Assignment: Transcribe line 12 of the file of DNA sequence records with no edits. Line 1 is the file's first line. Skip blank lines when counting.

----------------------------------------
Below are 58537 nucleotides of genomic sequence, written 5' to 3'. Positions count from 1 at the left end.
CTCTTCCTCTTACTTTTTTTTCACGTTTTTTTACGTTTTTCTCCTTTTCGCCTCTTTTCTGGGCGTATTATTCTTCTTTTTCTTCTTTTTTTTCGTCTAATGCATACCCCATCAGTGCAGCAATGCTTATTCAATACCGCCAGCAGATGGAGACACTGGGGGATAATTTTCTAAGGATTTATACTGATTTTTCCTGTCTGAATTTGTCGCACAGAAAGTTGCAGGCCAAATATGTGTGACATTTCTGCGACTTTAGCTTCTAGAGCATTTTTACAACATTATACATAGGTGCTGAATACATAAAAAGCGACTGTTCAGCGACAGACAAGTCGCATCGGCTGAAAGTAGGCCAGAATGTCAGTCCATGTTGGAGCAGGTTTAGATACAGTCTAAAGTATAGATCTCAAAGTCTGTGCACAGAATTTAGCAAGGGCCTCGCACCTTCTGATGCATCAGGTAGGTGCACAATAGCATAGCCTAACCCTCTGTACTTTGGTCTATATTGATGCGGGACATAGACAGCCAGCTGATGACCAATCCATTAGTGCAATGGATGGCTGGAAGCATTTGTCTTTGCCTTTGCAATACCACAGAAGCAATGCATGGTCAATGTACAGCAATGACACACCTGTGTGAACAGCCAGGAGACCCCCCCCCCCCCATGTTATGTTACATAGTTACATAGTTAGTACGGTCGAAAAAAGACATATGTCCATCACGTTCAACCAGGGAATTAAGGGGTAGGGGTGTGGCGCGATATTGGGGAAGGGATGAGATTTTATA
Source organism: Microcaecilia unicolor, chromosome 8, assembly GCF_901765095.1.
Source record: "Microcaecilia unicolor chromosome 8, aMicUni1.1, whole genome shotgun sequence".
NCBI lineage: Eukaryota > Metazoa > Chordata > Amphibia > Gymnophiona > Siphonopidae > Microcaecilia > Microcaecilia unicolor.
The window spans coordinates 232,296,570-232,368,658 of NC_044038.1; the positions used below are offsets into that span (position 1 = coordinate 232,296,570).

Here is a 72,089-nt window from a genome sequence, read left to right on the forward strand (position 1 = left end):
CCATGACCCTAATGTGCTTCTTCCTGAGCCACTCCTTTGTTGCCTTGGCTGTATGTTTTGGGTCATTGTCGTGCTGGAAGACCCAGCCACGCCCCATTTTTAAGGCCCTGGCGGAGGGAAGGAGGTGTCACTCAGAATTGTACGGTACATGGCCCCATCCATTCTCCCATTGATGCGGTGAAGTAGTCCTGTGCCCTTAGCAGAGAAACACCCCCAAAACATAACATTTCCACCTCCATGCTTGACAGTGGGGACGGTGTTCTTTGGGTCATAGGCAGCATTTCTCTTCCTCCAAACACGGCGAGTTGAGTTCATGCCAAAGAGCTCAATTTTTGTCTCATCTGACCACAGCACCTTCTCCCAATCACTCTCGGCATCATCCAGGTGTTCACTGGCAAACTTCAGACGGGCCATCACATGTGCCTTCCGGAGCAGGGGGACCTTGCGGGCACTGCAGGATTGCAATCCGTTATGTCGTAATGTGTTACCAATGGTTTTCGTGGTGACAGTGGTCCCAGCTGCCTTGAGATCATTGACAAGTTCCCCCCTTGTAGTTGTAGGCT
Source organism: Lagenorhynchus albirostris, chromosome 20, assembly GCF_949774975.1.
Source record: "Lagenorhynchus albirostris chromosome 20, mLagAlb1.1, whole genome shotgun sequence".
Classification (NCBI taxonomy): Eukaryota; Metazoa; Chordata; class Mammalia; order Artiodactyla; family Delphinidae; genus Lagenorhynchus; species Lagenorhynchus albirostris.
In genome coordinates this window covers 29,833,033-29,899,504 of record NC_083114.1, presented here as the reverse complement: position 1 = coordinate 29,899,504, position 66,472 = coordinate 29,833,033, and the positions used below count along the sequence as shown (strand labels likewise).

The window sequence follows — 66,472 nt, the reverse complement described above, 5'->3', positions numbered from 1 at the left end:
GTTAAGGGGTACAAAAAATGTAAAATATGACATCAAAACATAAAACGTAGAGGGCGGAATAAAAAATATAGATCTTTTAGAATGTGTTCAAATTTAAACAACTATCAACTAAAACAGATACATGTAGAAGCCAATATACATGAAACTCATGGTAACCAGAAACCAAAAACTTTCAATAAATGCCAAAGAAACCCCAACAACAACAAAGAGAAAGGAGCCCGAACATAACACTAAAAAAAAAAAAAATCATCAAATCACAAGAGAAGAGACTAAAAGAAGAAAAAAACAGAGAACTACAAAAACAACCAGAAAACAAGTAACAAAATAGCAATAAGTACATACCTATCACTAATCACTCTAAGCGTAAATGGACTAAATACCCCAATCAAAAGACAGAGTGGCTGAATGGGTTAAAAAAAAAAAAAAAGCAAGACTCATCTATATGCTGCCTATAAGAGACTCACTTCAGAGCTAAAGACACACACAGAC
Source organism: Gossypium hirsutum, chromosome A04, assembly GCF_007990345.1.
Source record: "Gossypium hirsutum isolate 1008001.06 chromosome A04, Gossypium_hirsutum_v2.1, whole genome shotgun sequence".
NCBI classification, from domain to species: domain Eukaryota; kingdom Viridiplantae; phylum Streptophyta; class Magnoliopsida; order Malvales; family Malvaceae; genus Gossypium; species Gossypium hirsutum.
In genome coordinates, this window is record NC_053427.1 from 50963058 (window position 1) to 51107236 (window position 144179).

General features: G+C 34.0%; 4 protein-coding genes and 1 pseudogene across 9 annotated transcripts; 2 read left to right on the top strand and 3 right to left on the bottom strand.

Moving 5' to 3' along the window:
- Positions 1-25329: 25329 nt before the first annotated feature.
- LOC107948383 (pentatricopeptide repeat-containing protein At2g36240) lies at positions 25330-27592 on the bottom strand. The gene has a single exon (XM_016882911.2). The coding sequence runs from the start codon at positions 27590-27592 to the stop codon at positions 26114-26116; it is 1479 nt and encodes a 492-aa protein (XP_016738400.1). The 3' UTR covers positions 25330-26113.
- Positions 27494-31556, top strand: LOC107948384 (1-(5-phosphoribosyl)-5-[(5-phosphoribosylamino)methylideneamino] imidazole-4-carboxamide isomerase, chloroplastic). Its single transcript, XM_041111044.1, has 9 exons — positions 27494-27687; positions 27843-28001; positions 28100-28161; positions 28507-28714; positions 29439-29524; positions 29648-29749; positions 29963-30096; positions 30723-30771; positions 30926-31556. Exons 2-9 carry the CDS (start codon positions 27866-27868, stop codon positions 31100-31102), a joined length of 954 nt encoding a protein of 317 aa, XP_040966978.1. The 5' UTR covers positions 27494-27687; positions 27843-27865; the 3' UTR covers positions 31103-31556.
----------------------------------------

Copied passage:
In genome coordinates this window covers 29,833,033-29,899,504 of record NC_083114.1, presented here as the reverse complement: position 1 = coordinate 29,899,504, position 66,472 = coordinate 29,833,033, and the positions used below count along the sequence as shown (strand labels likewise).